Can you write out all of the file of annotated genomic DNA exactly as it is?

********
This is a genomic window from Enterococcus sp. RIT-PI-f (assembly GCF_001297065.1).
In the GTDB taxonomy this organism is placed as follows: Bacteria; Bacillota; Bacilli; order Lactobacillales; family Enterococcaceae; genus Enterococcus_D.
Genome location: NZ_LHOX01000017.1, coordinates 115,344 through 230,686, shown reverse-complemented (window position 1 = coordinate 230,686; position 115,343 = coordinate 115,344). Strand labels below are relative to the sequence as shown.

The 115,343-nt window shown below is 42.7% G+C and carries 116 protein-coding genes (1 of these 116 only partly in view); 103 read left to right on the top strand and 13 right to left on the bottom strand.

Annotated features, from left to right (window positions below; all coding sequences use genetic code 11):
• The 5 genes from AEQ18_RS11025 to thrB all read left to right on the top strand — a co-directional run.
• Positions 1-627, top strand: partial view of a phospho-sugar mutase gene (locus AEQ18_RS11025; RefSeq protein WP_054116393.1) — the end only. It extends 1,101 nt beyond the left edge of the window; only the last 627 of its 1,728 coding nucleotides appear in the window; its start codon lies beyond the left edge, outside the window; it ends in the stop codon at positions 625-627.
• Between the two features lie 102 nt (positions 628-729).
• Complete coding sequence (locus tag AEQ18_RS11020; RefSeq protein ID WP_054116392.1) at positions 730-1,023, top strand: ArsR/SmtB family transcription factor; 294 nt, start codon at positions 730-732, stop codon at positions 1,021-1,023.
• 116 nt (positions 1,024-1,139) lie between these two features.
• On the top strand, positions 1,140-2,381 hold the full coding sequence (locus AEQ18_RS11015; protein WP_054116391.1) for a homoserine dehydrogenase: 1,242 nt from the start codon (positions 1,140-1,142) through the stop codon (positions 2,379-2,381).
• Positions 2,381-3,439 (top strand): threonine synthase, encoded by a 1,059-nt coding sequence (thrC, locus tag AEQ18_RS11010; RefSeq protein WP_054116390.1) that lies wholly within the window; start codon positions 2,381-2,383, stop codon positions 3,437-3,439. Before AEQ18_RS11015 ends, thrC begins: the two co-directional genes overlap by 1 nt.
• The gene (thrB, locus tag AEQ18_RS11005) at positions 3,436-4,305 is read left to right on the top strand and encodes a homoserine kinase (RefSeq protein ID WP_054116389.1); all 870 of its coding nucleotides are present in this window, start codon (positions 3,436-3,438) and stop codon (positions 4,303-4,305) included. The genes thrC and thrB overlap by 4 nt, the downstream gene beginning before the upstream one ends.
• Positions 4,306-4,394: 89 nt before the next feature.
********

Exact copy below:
This is a genomic window from Enterococcus sp. RIT-PI-f (assembly GCF_001297065.1).
In the GTDB taxonomy this organism is placed as follows: Bacteria; Bacillota; Bacilli; order Lactobacillales; family Enterococcaceae; genus Enterococcus_D.
Genome location: NZ_LHOX01000017.1, coordinates 115,344 through 230,686, shown reverse-complemented (window position 1 = coordinate 230,686; position 115,343 = coordinate 115,344). Strand labels below are relative to the sequence as shown.

The 115,343-nt window shown below is 42.7% G+C and carries 116 protein-coding genes (1 of these 116 only partly in view); 103 read left to right on the top strand and 13 right to left on the bottom strand.

Annotated features, from left to right (window positions below; all coding sequences use genetic code 11):
• The 5 genes from AEQ18_RS11025 to thrB all read left to right on the top strand — a co-directional run.
• Positions 1-627, top strand: partial view of a phospho-sugar mutase gene (locus AEQ18_RS11025; RefSeq protein WP_054116393.1) — the end only. It extends 1,101 nt beyond the left edge of the window; only the last 627 of its 1,728 coding nucleotides appear in the window; its start codon lies beyond the left edge, outside the window; it ends in the stop codon at positions 625-627.
• Between the two features lie 102 nt (positions 628-729).
• Complete coding sequence (locus tag AEQ18_RS11020; RefSeq protein ID WP_054116392.1) at positions 730-1,023, top strand: ArsR/SmtB family transcription factor; 294 nt, start codon at positions 730-732, stop codon at positions 1,021-1,023.
• 116 nt (positions 1,024-1,139) lie between these two features.
• On the top strand, positions 1,140-2,381 hold the full coding sequence (locus AEQ18_RS11015; protein WP_054116391.1) for a homoserine dehydrogenase: 1,242 nt from the start codon (positions 1,140-1,142) through the stop codon (positions 2,379-2,381).
• Positions 2,381-3,439 (top strand): threonine synthase, encoded by a 1,059-nt coding sequence (thrC, locus tag AEQ18_RS11010; RefSeq protein WP_054116390.1) that lies wholly within the window; start codon positions 2,381-2,383, stop codon positions 3,437-3,439. Before AEQ18_RS11015 ends, thrC begins: the two co-directional genes overlap by 1 nt.
• The gene (thrB, locus tag AEQ18_RS11005) at positions 3,436-4,305 is read left to right on the top strand and encodes a homoserine kinase (RefSeq protein ID WP_054116389.1); all 870 of its coding nucleotides are present in this window, start codon (positions 3,436-3,438) and stop codon (positions 4,303-4,305) included. The genes thrC and thrB overlap by 4 nt, the downstream gene beginning before the upstream one ends.
• Positions 4,306-4,394: 89 nt before the next feature.